AKA  Real Life Horror  Original title:  Aus dem Nichts  (out of nowhere)

There is a Stoic practise connected to the Latin phrase memento mori (remember death). It’s not a practise for the faint-hearted. The practitioner is asked to remind him- or herself, actively, every day, that one’s death or the death of those closest to you, could come at any moment, out of nowhere, usually not out of the direction you are expecting it. The purpose of the practise is to keep in touch with reality and to put (mundane, everyday) things in perspective.

Death out of nowhere is exactly what happens to Katja (excellent Diane Kruger), the main character in Fatih Akin’s new movie In the Fade. One moment she has a husband and a son, the next moment they are dead, killed by a terror attack, the only fatalities. A home-made bomb exploded in the Turkish neighbourhood of a big German town where Katja’s Turkish husband had his business.

Katja is in shock and suffers immensely. Her pain is sometimes almost unbearable to watch. The worst scene, real life horror, is seeing her coiled up in her son’s bed, screaming, mad with grief. She struggles to make sense out of what has happened, as does the police. One of the very first questions they ask Katja, after the victims have been identified as her son and husband, is whether her husband was religious. She is confused and doesn’t understand the question. The police, like the audience, expects the terror to be connected to Muslim extremism. But it isn’t. The next lead the police pursues is drug related. Katja’s husband Nuri spent four years in prison for dealing drugs. Surely he must have continued dealing, they are well aware of, the wife was just ignorant of it. That seems to be their reasoning, and Katja’s mother agrees with the police. But death didn’t come out of that direction either. Nor is there a connection to the mafia or other criminal organizations.

The police get to the terrorists only after a worried citizen reports in something suspicious. The attackers are in fact neo Nazis, and their only motive was apparently the migrational background of the people living in the targeted part of town. This is one of the many allusions to real events that happened in modern time Germany.

From 2000 to 2007 the far-right terror cell NSU (Nationalsozialistischer Untergrund) is supposed to have committed 10 murders and two bomb attacks. The murder victims, except for a young police officer, all had a migrational background, and that background appears to have been the terror cells only motive. The murders happened all over Germany, and although a great number of police were investigating them over a time of ten years they never even got close to the attackers. The police searched for the murderers in the drug milieu and in connections to foreign criminal organizations active in Germany, thus traumatizing the victims’ families additionally by having them think their fathers, husbands, sons and brothers had been criminals and had led double lives. Then, in 2011, the police were finally onto the attackers, and two of them supposedly committed suicide to escape being captured. The surviving group member, a woman, Beate Zschäpe, turned herself in after setting their hideout on fire and spending four days on the run. The trial started in 2013 and the verdict is expected around Easter 2018.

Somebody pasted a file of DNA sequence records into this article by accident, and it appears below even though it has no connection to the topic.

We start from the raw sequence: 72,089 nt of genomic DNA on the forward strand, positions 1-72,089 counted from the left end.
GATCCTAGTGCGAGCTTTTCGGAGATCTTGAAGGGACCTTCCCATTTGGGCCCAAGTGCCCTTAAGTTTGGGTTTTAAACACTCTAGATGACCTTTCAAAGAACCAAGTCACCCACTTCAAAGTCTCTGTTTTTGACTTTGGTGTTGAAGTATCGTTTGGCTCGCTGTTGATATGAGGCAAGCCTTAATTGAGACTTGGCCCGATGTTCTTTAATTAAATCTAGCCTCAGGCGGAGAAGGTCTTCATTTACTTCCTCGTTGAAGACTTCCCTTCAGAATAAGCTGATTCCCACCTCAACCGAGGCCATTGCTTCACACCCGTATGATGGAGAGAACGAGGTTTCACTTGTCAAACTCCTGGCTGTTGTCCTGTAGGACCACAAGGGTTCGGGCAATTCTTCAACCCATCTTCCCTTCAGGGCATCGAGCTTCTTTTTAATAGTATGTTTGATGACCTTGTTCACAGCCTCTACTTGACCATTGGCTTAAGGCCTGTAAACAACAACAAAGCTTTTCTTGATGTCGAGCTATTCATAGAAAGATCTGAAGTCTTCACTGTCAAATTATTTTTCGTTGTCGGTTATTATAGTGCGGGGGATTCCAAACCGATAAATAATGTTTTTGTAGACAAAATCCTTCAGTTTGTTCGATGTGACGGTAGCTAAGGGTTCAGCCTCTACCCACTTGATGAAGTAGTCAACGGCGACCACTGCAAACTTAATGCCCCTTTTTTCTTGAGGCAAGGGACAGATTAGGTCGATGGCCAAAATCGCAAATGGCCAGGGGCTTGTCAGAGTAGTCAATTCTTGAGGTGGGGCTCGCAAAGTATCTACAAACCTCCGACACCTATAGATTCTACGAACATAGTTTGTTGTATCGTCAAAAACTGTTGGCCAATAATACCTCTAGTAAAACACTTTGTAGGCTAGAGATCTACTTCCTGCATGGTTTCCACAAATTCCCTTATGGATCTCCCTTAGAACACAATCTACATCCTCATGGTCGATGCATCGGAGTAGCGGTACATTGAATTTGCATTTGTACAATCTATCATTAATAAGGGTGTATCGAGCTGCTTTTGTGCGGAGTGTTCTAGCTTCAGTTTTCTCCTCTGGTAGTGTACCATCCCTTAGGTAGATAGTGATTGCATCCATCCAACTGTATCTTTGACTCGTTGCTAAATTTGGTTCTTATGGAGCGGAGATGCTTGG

In the movie the verdict for the attackers is ‘not guilty’, because the evidence is not airtight and the court has to rule in dubio pro reo. Katja, having put all her hopes in seeing the attackers rot in prison is pushed over the thin edge she was walking on. She is torn between thoughts of suicide and self-administered justice. To find out which path she will choose, you will have to watch the movie yourself, and then make sense of the ending.

The movie is excellent and absolutely worth watching. It is made additionally interesting by the fact that Josh Homme (Queens of the Stone Age, Kyuss) wrote the soundtrack. He agreed to take the job after having been shown an early version of the movie. Although the music is not what one might expect. For starters, there isn’t a lot of background sound in general. The most difficult scenes are usually without background music which makes them even more raw. When there is music, most of the time it is very minimalistic and experimental: one or two instruments. The lower keys of the keyboard, like a heartbeat, with a violin, like knifes cutting.

All actors look completely unglamorous, especially the police inspector, like everyday people, thus pushing the point further home: it can happen to anyone. Memento mori.

(Review Slavica Bosnjakovic Sikora)